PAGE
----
Lessons in the supply chain: Wayne State and AIAG partnership20 December 2013 | Zoë Apostolides
Wayne State University in Michigan has set up a non-degree certificate programme in partnership with the Automotive Industry Action Group (AIAG). The course is designed to provide students with an understanding of current supply chain topics, with a specific focus on the automotive industry.
Participants will cover a wide range of topics including supply chain management strategy, financing, forecasting, negotiations, procurement strategy, and supplier development. The programme will also address risk management, production operations, quality management processes and Six Sigma, trade management, as well as logistics and transport management. Sessions will begin on February 6, 2014, and will be offered over 24 weekly sessions with a three-month summer break beginning in June during which students will also be working on projects to put the skills gained through the course into practice.
“This programme is targeted at high-potential staff who may or may not have had formal SCM (supply chain management) training in school,” said John Taylor, director of supply chain programmes at Wayne State’s School of Business Administration. “It covers many of the big issues they face in their current jobs and that they will face as they continue to advance in their careers.”
Taylor told Automotive Logistics that Wayne State’s location in southeast Michigan made it the ideal premier programme and detailed some of the modules included on the course, which will be taught by both industry professionals and academics involved in research at the faculty.
“We have specific 3.5 hour modules on warehousing and sequencing centres and also on outbound finished vehicle logistics,” he said. “AIAG is the top vehicle Industry SCM training organisation in North America and this partnership gives us access to their industry experts to pair in classroom with our SCM academic faculty.”
Supply chain challenges
Asked what he saw as the principal challenges to be addressed by the course in the automotive supply chain at this time of regrowth in North America, Taylor said they involved finding the capacity to achieve high volumes and doing so with high quality levels.
He said there were also issues around dealing with increasing customer options, being able to build relationships with suppliers to achieve product innovation and moving the industry to a low enterprise cost-sourcing strategy that could move the supply base in closer to assembly plants or not.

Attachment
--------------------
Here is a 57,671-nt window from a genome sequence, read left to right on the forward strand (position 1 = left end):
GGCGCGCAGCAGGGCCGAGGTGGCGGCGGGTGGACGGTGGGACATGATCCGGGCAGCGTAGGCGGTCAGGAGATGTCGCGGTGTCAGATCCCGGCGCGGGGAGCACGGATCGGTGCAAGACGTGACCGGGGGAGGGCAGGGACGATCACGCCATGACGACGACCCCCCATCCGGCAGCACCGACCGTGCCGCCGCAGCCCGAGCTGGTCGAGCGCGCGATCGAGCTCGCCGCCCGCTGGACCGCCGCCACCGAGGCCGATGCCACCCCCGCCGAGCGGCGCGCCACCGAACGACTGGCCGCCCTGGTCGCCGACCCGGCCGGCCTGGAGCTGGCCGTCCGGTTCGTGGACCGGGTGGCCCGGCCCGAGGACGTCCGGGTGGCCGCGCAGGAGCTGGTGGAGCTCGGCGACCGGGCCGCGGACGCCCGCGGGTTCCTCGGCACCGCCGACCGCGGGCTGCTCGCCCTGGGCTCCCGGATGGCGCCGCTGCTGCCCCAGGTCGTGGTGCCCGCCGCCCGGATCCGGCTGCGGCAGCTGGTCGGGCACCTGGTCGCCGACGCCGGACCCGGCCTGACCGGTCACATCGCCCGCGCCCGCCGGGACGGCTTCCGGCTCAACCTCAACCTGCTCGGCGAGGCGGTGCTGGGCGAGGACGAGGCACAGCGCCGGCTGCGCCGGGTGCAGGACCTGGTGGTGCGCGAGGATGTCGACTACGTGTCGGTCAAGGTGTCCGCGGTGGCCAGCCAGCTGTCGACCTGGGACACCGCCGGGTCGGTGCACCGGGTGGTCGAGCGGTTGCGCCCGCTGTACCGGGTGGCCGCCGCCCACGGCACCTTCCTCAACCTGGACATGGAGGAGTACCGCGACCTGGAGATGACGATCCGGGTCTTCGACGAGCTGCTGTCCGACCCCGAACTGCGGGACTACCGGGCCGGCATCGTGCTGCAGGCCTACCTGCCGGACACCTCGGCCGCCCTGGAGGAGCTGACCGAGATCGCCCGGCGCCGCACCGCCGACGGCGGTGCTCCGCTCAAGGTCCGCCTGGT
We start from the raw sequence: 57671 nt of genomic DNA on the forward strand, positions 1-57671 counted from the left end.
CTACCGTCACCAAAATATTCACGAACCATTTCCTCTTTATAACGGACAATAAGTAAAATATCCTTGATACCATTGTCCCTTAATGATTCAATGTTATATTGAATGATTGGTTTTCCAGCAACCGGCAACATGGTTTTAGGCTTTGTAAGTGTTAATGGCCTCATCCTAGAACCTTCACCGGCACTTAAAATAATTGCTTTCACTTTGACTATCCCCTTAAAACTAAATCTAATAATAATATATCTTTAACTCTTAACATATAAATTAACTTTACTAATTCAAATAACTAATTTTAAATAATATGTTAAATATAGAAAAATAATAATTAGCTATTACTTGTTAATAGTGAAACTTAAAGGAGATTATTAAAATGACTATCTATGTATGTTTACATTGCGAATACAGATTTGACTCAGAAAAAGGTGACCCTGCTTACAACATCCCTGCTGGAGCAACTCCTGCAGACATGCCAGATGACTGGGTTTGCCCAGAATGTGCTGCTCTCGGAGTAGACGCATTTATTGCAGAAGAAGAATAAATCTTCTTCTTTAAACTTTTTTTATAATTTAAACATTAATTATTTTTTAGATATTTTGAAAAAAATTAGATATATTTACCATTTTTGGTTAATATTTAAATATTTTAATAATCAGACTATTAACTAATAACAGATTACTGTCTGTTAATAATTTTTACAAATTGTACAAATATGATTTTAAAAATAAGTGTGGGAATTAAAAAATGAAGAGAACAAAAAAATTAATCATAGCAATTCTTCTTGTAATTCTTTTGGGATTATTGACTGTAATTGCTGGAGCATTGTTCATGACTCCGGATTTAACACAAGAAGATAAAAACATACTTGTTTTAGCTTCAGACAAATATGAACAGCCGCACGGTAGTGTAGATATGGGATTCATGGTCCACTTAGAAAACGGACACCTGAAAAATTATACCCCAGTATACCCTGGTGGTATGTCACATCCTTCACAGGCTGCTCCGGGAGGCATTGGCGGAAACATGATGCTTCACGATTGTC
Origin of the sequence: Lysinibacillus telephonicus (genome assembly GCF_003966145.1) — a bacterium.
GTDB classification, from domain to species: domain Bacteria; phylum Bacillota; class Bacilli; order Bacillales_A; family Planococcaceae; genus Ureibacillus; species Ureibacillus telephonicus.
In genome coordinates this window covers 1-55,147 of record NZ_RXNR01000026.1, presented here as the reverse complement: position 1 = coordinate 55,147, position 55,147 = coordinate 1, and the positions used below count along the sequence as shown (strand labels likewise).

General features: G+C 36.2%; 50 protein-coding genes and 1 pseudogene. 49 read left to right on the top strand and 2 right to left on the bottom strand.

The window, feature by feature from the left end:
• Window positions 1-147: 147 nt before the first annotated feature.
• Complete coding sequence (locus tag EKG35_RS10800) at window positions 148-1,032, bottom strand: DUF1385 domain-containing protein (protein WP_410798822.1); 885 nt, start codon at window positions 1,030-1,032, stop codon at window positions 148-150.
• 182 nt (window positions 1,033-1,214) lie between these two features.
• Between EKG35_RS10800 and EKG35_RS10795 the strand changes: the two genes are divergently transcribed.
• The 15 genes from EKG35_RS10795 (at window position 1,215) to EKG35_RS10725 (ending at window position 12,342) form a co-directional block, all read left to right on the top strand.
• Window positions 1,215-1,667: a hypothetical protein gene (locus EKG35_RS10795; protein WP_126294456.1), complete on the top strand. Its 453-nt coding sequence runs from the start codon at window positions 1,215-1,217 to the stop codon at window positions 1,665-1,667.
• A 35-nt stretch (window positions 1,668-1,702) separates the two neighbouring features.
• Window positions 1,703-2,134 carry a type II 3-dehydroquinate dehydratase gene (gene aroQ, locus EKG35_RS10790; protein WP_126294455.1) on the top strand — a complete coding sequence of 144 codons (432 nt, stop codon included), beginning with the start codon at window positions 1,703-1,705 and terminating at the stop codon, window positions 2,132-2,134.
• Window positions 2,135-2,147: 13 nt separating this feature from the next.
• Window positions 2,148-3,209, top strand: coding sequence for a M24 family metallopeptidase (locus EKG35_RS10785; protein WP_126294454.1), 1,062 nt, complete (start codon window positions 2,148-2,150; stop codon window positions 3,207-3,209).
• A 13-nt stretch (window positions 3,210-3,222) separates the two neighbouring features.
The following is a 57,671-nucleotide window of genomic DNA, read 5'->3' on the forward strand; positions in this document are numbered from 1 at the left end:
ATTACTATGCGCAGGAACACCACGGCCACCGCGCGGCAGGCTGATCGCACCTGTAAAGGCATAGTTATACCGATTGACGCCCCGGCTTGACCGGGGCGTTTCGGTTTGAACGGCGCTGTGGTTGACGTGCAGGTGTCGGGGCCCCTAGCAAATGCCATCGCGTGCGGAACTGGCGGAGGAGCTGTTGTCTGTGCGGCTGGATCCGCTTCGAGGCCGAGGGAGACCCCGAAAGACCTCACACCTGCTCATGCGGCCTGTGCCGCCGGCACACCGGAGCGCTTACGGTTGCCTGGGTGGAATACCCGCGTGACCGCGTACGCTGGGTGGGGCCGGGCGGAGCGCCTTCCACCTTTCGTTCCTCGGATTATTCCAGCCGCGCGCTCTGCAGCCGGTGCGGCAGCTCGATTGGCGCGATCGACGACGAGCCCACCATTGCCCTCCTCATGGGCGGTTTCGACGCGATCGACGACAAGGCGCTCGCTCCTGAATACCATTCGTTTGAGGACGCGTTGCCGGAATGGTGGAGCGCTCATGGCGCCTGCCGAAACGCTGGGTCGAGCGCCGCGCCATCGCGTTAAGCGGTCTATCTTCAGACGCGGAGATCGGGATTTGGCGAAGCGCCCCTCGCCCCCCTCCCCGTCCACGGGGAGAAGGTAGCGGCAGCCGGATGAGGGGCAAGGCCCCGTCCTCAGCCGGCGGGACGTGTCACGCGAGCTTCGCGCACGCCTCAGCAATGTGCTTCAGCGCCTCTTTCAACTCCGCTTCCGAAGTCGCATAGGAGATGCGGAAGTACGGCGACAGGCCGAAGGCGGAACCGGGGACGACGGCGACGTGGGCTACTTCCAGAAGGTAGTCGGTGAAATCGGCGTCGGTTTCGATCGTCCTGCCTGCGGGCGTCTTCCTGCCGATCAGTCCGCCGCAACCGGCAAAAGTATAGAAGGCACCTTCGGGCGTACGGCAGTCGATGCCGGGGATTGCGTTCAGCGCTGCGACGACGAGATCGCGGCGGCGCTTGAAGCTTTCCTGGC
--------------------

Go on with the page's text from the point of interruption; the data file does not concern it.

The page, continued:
Other issues to be addressed included achieving visibility of the entire supply base through multiple tiers, being able to reduce the carbon footprint while maintaining speed and reliability and dealing with increasingly complex customs and security issues in global sourcing.
Taylor said the industry need to look at how to cut broad logistics costs by 10-15%, including warehousing, inventory carrying costs and transportation, while not impacting speed and reliability. “[Also] determining appropriate inventory levels given the above objectives, which may mean more or less inventory and addressing risk management issues,” added Taylor.
AIAG has promoted the collaborative efforts of OEMs, suppliers, service providers and government entities for more than 30 years: course sessions will also be held at its headquarters in Southfield, Michigan. There are currently over 960 members of AIAG, including OEMs, parts suppliers and service providers.
J.Scot Sharland, AIAG’s executive director, said: “What makes this programme so effective is the significant input from automotive supply chain management veterans who will not only contribute their experience and expertise, but also will provide participants with the absolute latest in trends, developments and best practices in global supply chain management. We're excited about the opportunity to partner with Wayne State University and are confident that, together, we can help accelerate the development of a new generation of supply chain professionals.”